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The POCO C++ Libraries Blog

Webwidgets in SVN

Filed under: Uncategorized by peter at 15:25

Although WebWidgets is not finished yet, I decided to commit WebWidgets to svn, so that you guys can take a first look.
Only VS80 solution files are recent now, events are still incomplete, and I am not really happy with the way ExtJS tables are rendered. Main development branch of WebWidgets is from now on the Subversion trunk branch. The old sandbox version will continue to live for a few weeks (maybe we can still reuse a bit from the code there).
For those willing to check it out: start the ExtJs testsuite in the bin folder, execute. Then open the generated HTML files in your web browser.
There is still plenty of work left…

15 Comments »
  1. Thanks, looks good. When running from the IDE, HTML files are generated in the project directory, though, which is annoying from the standpoint of clutter and files not working.

    Alex

    P.S. I have added VS 90 solutions/projects for libs and testsuites (SVN, rev. 539).

    NB: Can we please establish the rule to use $(ProjectName) macro (instead of hard-coded project name in 5 places in *.vcproj) in the library and samples VS projects? It helps a great deal to create new solutions and add configurations to the existing ones.

    Comment by alex on May 12, 2008, 21:12

  2. very good

    Comment by coolzdp on May 23, 2008, 11:32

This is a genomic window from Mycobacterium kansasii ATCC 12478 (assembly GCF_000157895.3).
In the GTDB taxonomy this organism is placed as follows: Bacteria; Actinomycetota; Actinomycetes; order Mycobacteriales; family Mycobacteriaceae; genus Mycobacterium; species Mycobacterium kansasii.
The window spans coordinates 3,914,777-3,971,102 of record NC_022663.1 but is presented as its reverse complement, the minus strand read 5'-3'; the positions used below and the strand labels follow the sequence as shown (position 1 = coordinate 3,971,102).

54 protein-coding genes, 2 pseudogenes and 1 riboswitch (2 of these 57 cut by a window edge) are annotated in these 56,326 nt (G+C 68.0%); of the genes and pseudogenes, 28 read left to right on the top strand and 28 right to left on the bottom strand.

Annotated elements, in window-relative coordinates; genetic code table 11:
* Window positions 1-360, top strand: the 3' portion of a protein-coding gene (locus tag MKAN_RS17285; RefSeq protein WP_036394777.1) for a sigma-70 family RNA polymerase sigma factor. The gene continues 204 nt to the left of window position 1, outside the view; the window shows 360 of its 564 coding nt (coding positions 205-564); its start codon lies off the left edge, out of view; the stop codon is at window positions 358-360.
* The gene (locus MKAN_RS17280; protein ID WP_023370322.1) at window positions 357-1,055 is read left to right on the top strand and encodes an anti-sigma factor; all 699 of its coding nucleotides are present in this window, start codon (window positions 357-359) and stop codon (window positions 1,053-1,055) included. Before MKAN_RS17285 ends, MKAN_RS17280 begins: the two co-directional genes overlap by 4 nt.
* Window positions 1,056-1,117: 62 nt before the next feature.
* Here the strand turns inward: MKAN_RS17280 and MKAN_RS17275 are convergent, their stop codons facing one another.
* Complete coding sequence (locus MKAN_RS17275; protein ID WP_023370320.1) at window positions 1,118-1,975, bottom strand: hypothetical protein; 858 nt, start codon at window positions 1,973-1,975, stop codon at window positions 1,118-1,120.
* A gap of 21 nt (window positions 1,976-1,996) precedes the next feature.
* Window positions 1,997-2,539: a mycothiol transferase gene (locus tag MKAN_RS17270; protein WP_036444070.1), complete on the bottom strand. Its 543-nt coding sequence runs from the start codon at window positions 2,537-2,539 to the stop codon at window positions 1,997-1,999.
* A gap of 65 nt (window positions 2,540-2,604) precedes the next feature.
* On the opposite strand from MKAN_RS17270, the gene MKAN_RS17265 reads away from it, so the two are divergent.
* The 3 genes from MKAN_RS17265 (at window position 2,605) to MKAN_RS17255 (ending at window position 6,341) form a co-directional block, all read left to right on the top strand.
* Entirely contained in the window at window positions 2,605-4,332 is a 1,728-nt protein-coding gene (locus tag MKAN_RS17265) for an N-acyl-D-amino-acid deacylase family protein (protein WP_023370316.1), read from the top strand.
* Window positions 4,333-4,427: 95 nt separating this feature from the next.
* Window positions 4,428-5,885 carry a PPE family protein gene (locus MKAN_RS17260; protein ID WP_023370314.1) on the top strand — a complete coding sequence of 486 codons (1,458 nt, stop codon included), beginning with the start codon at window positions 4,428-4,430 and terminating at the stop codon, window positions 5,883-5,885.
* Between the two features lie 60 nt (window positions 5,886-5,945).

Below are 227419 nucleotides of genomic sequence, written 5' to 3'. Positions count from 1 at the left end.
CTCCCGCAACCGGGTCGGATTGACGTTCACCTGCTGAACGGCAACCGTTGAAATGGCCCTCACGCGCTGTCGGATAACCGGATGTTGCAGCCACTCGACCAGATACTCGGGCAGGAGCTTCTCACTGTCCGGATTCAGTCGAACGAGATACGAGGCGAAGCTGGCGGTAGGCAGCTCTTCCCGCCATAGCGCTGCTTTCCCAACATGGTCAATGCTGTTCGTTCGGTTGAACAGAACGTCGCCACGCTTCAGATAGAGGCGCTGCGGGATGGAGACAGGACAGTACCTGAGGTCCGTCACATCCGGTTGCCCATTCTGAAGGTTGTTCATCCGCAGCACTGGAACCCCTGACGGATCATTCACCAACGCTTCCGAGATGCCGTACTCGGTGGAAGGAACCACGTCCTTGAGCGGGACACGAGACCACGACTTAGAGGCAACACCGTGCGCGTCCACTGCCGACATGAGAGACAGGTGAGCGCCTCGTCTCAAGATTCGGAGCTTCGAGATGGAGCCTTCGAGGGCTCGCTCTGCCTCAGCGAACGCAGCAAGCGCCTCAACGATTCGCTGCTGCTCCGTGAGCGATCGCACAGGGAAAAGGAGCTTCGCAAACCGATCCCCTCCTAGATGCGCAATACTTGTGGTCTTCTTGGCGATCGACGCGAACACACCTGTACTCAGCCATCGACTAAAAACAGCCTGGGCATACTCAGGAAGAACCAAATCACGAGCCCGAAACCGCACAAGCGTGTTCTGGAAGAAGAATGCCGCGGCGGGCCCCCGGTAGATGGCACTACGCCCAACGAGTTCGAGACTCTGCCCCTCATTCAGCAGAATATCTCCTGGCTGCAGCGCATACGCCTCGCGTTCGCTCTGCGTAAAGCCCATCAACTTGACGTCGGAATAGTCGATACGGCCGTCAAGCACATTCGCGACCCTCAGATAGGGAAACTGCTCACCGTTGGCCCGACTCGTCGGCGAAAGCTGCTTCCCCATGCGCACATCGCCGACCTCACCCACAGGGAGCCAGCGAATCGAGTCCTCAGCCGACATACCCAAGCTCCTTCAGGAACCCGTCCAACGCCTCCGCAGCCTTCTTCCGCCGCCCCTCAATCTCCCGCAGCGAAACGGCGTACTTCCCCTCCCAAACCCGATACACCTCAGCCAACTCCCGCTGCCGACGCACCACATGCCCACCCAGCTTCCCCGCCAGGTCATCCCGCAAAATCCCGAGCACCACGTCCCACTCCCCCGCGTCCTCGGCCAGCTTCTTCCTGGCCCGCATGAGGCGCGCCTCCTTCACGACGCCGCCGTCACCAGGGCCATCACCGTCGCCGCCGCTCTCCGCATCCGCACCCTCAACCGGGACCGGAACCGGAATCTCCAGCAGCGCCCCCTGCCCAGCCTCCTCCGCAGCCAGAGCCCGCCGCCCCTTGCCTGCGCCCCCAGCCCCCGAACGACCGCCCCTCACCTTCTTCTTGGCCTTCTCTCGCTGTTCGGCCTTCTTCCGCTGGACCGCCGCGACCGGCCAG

3. How Do You cope with the fact that ExtJS is gone full GPL
    (after some license-trickery).

    To me extjs is (has been since long time) not an option
    when developing commercial applications.

    There’ still GI,YUI,QOOXDOO…

    Ciao,

    Roberto.

    Comment by Roberto M on June 2, 2008, 10:29

  4. Well, I don’t think we will have problems with the GPL, the WebWidgets are open-source (boost license). Also, WebWidgets is the core lib and extjs is just a renderer for webwidgets. Multiple different implementations are possible, if you want you can write a renderer for each of the frameworks you mentioned (or you can pay us to do it for you ;-) ).

    br

    Peter

    Comment by peter on June 2, 2008, 12:07

  5. Peter, thanks for the kind and prompt response.

    It’s true that if You use GPL3 swonly through an interface,
    and the implementation exists for other frameworks, You can
    bypass the “GPL virality” but this implies You can’t sell or distribute a closed source project enclosing ExtJS.

    You’ll need to force the customer at least to a separate download.

    Boost library license is ok, and it mixes well with GPL as
    long as the resulting product is fully open source. This issue is a no-no in corporate environments I know of.

    Another thing has always scared me out of ExtJS:
    it started (and I very much liked it) as BSD Yui-EXT,
    then it went LGPL, then LGPL with weird restrictions,
    and now GPLv3. What next? Pay blood for use? Sell-Your-Soul-License?

    About WebWidgets renderers in YUI, or Qooxdoo, or GI:
    I’d really like the other way: if You want, You can pay me to write it. :-D

    Ciao,

    Roberto.

    Comment by Roberto M on June 2, 2008, 13:32

  6. but we already did! with thousands of code-lines and a product called poco :-)

    but seriously, currently we have no plans to support any of the above packages. If somebody volunteers to write a new renderer, we will gladly support him but I have enough to do with webwidgets and extjs currently. Well, it’s all about resources…